A few months ago I had the pleasure of visiting Hollyhock House in Los Angeles. It is a spectacular site on a hill in Barnsdall Art Park, overlooking the city skyline. Hollyhock House is a fine example of his work, including the sad reality that it was never actually finished as a result of a dispute with the owner over a theatre room. One of Wright’s key concepts was the principle of “compression and release”. The idea was to have low ceiling heights in hallways leading to a great room that opens up with high ceilings. The living room in the home has a massive fireplace with a moat around it that was fed by an outdoor fountain, although apparently it never actually worked properly.  Every detail of this home had Wright’s touch, including furniture and intricate geometric stained glass windows. He could be slow to complete his jobs as he was forever customizing every detail which often frustrated the homeowners and led to friction.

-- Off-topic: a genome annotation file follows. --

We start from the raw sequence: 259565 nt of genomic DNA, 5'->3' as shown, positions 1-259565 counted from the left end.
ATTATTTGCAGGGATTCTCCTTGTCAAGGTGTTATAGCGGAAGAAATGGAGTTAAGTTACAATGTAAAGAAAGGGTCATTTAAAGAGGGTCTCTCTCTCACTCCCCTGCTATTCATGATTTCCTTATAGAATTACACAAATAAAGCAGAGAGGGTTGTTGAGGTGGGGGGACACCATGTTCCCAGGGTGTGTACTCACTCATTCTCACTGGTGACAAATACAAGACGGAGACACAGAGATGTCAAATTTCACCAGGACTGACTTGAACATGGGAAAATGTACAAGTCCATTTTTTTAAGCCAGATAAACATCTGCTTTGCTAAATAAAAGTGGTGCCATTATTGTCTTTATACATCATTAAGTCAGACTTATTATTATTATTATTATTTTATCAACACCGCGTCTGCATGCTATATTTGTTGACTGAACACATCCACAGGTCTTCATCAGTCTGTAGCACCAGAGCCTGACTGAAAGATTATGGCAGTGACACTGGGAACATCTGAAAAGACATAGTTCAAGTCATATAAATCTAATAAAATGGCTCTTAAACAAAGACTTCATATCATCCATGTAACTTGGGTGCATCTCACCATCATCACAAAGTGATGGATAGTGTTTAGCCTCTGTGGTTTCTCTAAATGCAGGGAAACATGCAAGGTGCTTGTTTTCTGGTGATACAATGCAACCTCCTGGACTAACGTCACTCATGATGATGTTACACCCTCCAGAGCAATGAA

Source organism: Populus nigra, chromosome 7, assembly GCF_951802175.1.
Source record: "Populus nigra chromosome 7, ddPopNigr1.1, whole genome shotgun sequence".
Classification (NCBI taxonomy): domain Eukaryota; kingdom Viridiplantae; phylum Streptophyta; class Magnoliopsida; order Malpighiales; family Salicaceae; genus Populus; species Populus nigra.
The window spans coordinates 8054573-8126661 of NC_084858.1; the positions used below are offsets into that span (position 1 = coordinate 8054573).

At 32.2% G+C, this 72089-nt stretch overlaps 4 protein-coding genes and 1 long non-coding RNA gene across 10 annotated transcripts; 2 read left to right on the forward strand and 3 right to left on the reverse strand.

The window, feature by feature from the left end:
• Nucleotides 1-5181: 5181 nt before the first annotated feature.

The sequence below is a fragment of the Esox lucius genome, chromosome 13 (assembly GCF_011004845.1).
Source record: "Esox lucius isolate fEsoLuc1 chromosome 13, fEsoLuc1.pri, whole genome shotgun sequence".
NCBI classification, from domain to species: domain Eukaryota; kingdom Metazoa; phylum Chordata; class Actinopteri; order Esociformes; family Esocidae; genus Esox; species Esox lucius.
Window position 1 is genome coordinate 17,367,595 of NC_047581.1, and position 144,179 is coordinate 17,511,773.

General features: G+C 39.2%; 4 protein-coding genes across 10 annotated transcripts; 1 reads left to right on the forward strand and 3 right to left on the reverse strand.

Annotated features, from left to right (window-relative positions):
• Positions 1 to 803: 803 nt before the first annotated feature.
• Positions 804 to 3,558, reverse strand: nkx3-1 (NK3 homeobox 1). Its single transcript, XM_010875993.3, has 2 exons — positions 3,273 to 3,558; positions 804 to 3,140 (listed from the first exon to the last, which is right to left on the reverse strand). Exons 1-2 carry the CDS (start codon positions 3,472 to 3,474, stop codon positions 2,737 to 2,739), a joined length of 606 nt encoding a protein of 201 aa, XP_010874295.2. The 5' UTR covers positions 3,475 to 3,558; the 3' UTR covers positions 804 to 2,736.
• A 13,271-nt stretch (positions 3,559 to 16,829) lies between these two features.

The Guggenheim Museum in New York is another famous landmark created by Frank Lloyd Wright. Visitors walk up its iconic spiralling ramp to explore the exhibitions. As with a number of Wright’s buildings, form and function were at cross purposes and there have been issues with water and window seals that had to be overhauled over the years.  The building itself is very striking from streetscape and its unique layout makes for a very different way to experience a museum.

On a recent visit to the newly curated MoMA we saw A Model Of St Mark’s Tower, a highrise tower designed by Frank Lloyd right that was never actually built. Unfortunately, plans and budgets sometimes change and projects get abandoned as was the case with this one.